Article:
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A little music, food and prayer

I don’t have a drop of Spanish or Mexican blood in me, but every year I practically squirm with glee when Cinco de Mayo rolls around. The music, the colors, the food. And the excuse to experience them all at once.

I must confess that my forays into Spanish and Mexican culture and arts are far from broad—mostly peripheral and eclectic at best—but over the years I’ve appreciated and enjoyed what I have encountered. I grew up in Arizona, where Mexican culture and food were a regular part of Phoenix life. Then I had a prof in college who spent I-don’t-how-many decades as a missionary in Spanish-speaking countries (and who used to roll his Rs everytime he said my name) who instilled in me the love of Latin American literature. After that, it didn’t take long to discover that I also loved a wide segment of Spanish and Latin American music. Later (and perhaps most significantly), when I was an editor for a denominational magazine, I spent about a week on the Texas-Mexico border touring, visiting and eating with and listening to the stories of immigrants and residents on both sides of the border, who opened up an entire new world to me.

So, when Cinco de Mayo rolls around, it just gives me an excuse to break out my favorite things with a Spanish flavor—and over the last few days I’ve been doing just that. Joan Baez’s Gracias a la Vida, a collection of mostly traditional Mexican ballads, has gotten more than its share of play time. And then there’s Spanish guitar music—like David Russell’s Music of Barrios. And there are the Gypsy Kings, of whom I own several CDs (one of which played most of this afternoon in my player). As to the food, if I wasn’t trying to lose a few pounds we’d be at one of the many Mexican food establishments in the D.C. Metro area tonight. Not that there aren’t some good foods that won’t add the pounds—like tortilla soup, fresh salsa (of which we just consumed two containers this weekend) and this yummy chicken taco dish with enchilada sauce I picked up from an old friend of ours. Add a pitcher of sangria and, well, yum. If it wasn’t a school night, we might have sought out a Cinco de Mayo celebration, but alas it is. So tonight, I’m hoping to instead break out one of my favorite films, Tortilla Soup (an American version of Ang Lee’s Eat Drink Man Woman), which leaves my foot taping, my mouth watering and my heart believing again that love finds a way. Then maybe tomorrow I’ll pull out my worn-out, dog-eared and underlined copies of Stones for Ibarra or Like Water for Chocolate and read a few chapters.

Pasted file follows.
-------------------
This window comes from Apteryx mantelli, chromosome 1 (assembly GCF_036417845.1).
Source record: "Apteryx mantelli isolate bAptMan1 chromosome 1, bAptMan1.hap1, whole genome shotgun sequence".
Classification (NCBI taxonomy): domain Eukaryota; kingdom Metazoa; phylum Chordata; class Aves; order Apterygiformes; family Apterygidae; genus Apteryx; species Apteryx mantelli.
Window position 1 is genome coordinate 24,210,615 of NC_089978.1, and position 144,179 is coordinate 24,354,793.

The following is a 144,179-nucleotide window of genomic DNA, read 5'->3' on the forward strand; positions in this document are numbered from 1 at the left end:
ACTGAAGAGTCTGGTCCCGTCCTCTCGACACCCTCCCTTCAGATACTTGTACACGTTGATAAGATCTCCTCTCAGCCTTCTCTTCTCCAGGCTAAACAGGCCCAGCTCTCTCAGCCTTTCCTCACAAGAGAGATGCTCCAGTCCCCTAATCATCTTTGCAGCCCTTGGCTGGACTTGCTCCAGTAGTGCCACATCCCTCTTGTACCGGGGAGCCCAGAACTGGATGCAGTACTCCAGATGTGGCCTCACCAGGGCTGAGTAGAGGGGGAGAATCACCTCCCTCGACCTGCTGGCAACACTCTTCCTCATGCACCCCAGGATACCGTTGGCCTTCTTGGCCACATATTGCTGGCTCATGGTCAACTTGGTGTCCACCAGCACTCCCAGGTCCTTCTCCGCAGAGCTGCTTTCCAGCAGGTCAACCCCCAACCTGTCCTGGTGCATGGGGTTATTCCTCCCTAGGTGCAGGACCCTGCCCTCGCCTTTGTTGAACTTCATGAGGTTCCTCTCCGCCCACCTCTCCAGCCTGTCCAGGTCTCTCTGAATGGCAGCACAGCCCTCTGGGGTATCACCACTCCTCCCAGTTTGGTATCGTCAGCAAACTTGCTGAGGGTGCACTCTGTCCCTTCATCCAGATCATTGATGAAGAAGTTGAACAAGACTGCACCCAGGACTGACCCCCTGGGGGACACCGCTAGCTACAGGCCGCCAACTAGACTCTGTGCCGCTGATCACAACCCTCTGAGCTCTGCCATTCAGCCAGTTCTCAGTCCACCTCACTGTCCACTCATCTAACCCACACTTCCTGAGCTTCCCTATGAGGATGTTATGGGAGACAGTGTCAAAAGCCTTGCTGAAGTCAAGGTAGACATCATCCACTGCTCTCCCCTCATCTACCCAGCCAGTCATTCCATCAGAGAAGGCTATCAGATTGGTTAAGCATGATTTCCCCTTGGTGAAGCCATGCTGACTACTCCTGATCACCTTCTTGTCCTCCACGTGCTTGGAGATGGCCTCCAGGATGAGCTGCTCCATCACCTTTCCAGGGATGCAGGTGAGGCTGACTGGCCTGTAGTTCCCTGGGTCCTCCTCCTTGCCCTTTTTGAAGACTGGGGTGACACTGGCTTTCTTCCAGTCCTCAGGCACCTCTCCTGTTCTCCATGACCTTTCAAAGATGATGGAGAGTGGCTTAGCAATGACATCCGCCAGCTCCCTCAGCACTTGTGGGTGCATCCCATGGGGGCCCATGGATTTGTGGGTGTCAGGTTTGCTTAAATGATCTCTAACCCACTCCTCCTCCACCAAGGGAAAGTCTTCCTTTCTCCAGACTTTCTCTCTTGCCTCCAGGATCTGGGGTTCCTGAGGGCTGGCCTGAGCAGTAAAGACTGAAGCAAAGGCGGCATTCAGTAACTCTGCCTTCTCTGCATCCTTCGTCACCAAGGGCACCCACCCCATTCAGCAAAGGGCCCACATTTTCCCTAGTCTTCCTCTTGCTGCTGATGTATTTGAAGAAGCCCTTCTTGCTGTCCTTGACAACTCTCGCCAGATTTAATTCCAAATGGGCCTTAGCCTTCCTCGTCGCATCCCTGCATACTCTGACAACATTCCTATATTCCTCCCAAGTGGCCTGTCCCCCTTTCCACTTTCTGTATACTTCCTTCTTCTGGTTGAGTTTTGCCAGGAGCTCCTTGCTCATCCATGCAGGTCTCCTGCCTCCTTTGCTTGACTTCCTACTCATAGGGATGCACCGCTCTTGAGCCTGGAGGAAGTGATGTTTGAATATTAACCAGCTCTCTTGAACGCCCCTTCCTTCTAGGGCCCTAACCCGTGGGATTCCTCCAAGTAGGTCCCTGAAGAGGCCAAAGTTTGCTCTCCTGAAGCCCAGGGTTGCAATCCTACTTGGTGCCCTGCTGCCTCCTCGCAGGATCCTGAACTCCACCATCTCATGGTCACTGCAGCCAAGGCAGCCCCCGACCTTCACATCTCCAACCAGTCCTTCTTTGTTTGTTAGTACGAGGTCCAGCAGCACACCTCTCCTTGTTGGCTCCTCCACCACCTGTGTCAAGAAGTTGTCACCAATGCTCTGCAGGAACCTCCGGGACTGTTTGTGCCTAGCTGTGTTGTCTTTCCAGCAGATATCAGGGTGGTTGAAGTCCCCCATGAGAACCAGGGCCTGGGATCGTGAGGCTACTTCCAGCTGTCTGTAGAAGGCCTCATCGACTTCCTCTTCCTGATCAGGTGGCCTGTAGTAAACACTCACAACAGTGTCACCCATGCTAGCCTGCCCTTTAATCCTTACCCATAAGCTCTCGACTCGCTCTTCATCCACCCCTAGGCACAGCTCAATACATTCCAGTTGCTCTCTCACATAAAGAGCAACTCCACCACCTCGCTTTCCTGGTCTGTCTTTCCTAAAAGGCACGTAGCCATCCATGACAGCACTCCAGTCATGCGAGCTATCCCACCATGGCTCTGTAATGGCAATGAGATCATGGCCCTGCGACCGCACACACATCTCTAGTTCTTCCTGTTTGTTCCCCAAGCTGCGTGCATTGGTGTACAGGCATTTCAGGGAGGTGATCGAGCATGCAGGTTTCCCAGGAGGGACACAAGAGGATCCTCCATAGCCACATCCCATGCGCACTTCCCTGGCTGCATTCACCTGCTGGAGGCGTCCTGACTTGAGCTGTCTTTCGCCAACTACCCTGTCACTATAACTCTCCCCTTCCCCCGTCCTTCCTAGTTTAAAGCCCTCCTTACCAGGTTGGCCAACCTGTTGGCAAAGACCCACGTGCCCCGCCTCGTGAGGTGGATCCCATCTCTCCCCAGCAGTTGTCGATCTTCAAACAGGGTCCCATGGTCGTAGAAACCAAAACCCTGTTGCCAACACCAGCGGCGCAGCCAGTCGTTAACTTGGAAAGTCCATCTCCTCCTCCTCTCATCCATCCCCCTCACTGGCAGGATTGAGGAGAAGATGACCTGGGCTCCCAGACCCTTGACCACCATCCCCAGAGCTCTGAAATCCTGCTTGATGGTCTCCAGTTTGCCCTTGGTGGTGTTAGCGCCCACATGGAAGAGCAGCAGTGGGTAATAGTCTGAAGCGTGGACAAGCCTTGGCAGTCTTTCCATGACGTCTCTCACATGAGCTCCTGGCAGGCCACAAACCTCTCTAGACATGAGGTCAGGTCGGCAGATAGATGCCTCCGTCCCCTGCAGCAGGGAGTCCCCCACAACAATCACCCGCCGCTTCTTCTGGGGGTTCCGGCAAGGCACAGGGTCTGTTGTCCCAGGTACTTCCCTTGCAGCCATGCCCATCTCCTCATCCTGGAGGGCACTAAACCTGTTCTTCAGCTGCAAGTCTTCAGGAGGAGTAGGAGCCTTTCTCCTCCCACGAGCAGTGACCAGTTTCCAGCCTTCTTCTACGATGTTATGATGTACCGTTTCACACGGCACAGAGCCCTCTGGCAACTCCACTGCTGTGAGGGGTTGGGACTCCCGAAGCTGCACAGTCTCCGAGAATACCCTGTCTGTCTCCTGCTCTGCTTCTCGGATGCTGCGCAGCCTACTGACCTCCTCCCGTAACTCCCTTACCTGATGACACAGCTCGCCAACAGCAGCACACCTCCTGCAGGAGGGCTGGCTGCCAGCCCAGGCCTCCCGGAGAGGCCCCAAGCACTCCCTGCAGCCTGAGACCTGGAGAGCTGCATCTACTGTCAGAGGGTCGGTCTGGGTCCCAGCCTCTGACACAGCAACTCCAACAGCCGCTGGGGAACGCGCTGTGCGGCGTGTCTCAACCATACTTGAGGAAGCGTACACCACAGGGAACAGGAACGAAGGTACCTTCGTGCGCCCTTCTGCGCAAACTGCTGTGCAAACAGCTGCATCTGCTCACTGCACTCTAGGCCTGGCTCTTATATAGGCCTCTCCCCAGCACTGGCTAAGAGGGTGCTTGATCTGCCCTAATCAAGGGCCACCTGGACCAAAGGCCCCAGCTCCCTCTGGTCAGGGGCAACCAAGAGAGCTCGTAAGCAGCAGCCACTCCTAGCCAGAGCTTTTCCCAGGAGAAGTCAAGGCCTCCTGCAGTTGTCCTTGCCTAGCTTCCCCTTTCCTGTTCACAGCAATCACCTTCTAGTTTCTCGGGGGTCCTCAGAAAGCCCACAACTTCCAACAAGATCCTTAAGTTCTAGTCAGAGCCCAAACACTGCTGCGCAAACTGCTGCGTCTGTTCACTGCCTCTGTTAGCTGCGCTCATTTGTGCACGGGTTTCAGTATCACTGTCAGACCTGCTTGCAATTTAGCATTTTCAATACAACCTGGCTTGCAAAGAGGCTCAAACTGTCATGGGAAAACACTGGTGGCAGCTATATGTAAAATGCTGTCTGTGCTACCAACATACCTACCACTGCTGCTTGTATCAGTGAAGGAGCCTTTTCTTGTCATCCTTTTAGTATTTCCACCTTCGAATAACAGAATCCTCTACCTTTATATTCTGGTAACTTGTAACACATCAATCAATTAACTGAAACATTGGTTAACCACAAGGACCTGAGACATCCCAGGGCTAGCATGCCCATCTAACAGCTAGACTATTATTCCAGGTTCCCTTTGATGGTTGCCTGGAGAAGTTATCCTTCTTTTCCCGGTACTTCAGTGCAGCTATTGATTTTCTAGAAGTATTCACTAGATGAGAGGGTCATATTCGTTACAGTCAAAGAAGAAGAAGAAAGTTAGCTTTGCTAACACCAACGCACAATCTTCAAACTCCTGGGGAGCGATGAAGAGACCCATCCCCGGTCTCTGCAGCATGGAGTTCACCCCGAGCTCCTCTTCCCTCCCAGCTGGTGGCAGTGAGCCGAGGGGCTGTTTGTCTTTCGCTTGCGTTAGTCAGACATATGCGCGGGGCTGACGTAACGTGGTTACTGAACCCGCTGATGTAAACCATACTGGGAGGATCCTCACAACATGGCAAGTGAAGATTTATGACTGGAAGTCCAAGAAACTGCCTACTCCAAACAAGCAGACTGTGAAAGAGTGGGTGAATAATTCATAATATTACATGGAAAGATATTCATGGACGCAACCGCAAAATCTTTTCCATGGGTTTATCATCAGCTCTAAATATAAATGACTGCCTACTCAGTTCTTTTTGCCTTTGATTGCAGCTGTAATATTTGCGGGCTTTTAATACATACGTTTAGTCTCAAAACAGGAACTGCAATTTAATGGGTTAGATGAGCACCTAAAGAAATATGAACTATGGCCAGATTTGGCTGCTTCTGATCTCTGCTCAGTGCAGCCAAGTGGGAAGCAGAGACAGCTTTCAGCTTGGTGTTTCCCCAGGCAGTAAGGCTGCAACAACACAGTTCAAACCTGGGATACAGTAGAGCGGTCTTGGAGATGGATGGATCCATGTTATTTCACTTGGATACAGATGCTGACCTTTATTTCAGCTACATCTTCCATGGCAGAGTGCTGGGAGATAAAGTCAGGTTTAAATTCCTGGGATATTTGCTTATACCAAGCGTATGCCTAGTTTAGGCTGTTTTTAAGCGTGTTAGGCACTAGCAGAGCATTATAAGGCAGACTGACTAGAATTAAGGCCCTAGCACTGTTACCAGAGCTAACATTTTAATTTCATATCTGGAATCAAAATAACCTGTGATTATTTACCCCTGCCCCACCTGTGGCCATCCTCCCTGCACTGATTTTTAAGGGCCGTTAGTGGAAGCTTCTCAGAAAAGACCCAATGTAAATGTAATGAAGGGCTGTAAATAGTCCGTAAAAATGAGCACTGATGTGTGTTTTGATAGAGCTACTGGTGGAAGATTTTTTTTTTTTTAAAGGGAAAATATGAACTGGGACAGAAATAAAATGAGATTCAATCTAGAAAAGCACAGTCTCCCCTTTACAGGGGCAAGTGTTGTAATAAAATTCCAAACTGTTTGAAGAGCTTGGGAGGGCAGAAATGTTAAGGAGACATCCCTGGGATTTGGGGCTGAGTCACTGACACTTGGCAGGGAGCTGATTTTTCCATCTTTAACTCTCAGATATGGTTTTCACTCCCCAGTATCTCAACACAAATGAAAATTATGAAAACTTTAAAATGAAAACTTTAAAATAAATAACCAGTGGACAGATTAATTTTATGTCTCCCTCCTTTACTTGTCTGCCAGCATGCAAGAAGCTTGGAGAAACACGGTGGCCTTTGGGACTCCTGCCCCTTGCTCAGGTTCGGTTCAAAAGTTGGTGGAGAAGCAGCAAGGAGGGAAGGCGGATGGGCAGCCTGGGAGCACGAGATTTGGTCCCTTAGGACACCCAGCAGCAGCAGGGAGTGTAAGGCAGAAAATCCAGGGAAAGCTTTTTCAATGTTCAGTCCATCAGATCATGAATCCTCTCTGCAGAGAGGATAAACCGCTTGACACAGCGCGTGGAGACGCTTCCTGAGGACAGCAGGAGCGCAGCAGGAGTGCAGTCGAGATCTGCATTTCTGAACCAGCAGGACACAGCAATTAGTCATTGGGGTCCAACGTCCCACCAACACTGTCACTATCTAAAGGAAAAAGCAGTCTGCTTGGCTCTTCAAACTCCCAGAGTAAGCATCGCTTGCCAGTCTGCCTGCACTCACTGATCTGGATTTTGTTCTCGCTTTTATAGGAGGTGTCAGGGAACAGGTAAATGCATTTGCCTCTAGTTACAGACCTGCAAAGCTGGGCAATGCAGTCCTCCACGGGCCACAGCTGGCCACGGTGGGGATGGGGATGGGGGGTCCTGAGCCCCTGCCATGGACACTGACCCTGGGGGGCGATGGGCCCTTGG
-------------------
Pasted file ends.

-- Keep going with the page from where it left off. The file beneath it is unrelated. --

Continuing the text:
But on this day, I can’t help but think of the men, women and children I met in those border towns in Texas and Mexico. They are living a toe-to-toe battle with poverty while longing for and doing what they can to make a better life for themselves and their children. As we in the U.S. struggle to work out immigration policies, it is easy to focus on the laws and economics, but then we lose sight of what’s at stake: real, individual people. And days like today call them to my mind and prayers again.

Again, my forays into Mexican life, culture and arts are limited, but I’ve loved and been moved by much of what I’ve discovered so far. And I’m glad for the excuse to immerse myself in it again.

Comments

And, to think the only thing I think of for May 5th is that it is my wedding anniversary! LOL Not a whole lot of Cinco de Mayo flava goin' on in this part of Michigan! LOL
Don said…
OK Carmen, I'm old enough to be your uncle but our lives seem mentally connected. As I read your post I am loading the Ipod Classic Laura gave me for Christmas, and here sits my copy of The Best of the Gypsy Kings ready to get Appled. We were eating in a Mexican Restaurant years ago and I had to ask the owner about the music that was playing. When you bring your family to see the Grand Canyon and show them where you lived in Phoenix we will get together at a Mexican Restaurant so tht Laura and I can meet your family. My current fav places are Serranos and Abeulos. This year I will remember Cinco De Mayo as the day it got hot enough here to turn on the AC in our home. Thanks for the movie and book recommend.

Don in AZ
Carmen Andres said…
holy smokes, beth, if i had your anniversary i'd have yet one more reason to cinco-de-mayo things up, heh. congratulations, btw.

don, part of the joy of the blogging innovation is running across folks who share some of the same paths in life--and age seems to make no difference, heh. my folks still live in phoenix, so we'll be getting down that way again at some point. thanks for the invite - we'd love to meet both of you - hope it works out. also, regarding the books, "stones for ibarra" is one of my all time favorite novels - start with that one!
Troy said…
I read Stones for Ibarra right after I graduated from college. I think I will pull it back out and read it again. I bet I will get a lot more out of it this time around. My wife looked over my shoulder at the Gypsy Kings CD cover and started singing some of the songs on it.
Carmen Andres said…
every time i read that book i get something more. i discovered it in one of my college lit classes, and i even gave a lecture on it once to an intro class of freshman. i can't remember for the life of me what i said, heh. but it is a moving story.